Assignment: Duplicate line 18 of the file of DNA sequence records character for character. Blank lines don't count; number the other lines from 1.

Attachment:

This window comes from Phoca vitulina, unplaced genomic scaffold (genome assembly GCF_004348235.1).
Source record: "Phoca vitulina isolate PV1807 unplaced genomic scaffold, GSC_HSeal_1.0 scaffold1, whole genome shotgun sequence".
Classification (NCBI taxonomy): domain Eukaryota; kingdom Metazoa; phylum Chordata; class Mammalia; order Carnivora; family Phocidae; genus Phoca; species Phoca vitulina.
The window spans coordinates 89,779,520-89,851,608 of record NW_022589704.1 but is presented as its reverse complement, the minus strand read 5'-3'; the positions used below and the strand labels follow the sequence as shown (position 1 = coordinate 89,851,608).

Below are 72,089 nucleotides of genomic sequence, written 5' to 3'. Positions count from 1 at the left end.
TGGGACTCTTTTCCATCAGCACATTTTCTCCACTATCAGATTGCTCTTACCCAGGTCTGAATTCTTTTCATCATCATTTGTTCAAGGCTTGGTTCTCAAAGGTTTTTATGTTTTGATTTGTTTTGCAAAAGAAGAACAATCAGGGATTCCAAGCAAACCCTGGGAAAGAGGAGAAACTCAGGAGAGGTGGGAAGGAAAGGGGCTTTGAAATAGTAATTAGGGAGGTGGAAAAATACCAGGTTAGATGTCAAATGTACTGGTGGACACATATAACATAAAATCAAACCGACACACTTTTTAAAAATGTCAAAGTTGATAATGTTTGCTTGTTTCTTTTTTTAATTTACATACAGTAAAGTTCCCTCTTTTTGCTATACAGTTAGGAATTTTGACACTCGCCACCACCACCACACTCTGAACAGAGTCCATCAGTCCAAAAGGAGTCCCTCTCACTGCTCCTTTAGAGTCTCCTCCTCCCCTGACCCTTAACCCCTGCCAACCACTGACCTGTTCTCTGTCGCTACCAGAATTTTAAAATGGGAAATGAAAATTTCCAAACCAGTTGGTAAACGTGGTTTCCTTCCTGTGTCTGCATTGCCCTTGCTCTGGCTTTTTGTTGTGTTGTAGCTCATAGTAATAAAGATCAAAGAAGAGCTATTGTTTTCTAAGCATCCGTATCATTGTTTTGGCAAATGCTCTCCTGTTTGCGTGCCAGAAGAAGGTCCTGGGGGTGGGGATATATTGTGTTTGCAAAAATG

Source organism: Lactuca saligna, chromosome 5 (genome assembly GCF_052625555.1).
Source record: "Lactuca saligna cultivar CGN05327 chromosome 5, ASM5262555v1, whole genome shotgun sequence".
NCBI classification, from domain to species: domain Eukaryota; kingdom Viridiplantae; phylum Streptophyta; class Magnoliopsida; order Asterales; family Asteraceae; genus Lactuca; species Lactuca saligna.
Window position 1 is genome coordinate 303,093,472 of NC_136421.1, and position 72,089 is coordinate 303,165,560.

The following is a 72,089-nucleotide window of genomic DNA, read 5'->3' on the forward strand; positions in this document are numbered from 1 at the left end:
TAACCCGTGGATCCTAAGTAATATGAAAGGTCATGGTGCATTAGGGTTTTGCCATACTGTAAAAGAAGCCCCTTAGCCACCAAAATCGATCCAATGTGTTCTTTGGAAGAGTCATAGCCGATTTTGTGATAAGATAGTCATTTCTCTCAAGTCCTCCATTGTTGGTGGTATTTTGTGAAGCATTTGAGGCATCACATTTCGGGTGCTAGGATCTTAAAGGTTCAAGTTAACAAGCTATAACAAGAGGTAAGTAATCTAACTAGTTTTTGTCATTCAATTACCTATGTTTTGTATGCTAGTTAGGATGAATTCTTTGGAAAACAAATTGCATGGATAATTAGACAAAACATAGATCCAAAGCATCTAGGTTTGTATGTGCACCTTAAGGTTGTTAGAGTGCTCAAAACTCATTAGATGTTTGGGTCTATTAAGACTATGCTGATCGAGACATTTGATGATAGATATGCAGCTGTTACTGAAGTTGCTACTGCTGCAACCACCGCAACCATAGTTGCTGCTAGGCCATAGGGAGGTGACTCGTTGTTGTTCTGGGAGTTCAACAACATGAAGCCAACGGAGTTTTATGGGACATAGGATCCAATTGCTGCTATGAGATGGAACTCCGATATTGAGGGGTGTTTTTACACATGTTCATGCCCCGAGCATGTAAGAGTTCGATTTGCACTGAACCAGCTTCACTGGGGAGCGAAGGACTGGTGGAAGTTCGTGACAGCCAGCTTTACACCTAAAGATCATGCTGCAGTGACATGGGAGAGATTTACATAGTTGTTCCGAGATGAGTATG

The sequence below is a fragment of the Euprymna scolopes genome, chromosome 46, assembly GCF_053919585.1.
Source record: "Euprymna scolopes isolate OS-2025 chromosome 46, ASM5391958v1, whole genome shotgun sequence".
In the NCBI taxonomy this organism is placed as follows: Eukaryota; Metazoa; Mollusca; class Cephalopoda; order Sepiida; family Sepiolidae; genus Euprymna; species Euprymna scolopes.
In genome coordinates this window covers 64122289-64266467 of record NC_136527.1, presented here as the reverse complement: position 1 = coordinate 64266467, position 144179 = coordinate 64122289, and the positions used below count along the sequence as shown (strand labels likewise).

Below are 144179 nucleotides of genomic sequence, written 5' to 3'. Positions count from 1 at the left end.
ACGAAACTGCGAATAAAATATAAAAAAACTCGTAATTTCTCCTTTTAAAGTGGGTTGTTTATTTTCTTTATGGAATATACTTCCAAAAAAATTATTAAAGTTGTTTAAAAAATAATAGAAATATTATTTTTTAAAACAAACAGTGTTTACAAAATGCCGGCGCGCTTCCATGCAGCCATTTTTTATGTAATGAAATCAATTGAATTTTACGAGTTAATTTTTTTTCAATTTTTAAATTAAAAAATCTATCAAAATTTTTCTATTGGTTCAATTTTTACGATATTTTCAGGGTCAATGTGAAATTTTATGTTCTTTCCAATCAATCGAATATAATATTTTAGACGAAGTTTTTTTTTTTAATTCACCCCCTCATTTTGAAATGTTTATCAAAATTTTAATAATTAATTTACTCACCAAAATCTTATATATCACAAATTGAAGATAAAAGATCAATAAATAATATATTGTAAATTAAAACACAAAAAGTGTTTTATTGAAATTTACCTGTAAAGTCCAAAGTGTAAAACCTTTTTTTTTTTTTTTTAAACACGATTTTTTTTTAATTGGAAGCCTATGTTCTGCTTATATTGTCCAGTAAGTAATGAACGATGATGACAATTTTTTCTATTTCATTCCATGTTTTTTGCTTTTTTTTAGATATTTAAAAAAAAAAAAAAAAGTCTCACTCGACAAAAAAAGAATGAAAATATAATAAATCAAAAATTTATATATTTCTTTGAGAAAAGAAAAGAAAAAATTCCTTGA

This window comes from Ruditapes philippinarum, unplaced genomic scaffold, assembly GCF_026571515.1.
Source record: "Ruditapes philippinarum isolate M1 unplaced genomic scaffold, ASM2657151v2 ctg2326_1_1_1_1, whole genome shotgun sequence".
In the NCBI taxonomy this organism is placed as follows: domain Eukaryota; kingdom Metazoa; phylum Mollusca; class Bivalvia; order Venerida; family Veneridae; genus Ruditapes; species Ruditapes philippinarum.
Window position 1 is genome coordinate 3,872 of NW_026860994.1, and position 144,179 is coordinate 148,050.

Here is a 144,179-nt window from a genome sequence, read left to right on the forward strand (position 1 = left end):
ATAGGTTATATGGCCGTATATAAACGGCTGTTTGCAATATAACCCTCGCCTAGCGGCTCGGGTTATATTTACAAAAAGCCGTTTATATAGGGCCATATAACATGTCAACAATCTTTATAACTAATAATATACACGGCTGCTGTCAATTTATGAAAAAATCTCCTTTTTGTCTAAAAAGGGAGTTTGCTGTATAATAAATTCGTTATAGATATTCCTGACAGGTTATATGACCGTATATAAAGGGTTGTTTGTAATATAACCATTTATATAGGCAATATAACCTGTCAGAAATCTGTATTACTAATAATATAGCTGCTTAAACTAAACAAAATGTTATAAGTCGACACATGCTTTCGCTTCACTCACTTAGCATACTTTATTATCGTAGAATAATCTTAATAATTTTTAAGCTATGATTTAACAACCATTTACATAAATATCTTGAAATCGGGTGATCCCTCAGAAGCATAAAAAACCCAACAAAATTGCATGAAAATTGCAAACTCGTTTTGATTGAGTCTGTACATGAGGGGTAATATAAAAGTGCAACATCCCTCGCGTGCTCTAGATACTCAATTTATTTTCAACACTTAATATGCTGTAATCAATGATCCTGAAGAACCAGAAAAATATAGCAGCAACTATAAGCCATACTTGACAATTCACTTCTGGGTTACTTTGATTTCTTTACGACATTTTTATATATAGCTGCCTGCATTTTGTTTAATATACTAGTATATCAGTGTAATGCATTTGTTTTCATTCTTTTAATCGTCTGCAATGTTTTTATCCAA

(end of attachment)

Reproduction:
ACGAAACTGCGAATAAAATATAAAAAAACTCGTAATTTCTCCTTTTAAAGTGGGTTGTTTATTTTCTTTATGGAATATACTTCCAAAAAAATTATTAAAGTTGTTTAAAAAATAATAGAAATATTATTTTTTAAAACAAACAGTGTTTACAAAATGCCGGCGCGCTTCCATGCAGCCATTTTTTATGTAATGAAATCAATTGAATTTTACGAGTTAATTTTTTTTCAATTTTTAAATTAAAAAATCTATCAAAATTTTTCTATTGGTTCAATTTTTACGATATTTTCAGGGTCAATGTGAAATTTTATGTTCTTTCCAATCAATCGAATATAATATTTTAGACGAAGTTTTTTTTTTTAATTCACCCCCTCATTTTGAAATGTTTATCAAAATTTTAATAATTAATTTACTCACCAAAATCTTATATATCACAAATTGAAGATAAAAGATCAATAAATAATATATTGTAAATTAAAACACAAAAAGTGTTTTATTGAAATTTACCTGTAAAGTCCAAAGTGTAAAACCTTTTTTTTTTTTTTTTAAACACGATTTTTTTTTAATTGGAAGCCTATGTTCTGCTTATATTGTCCAGTAAGTAATGAACGATGATGACAATTTTTTCTATTTCATTCCATGTTTTTTGCTTTTTTTTAGATATTTAAAAAAAAAAAAAAAAGTCTCACTCGACAAAAAAAGAATGAAAATATAATAAATCAAAAATTTATATATTTCTTTGAGAAAAGAAAAGAAAAAATTCCTTGA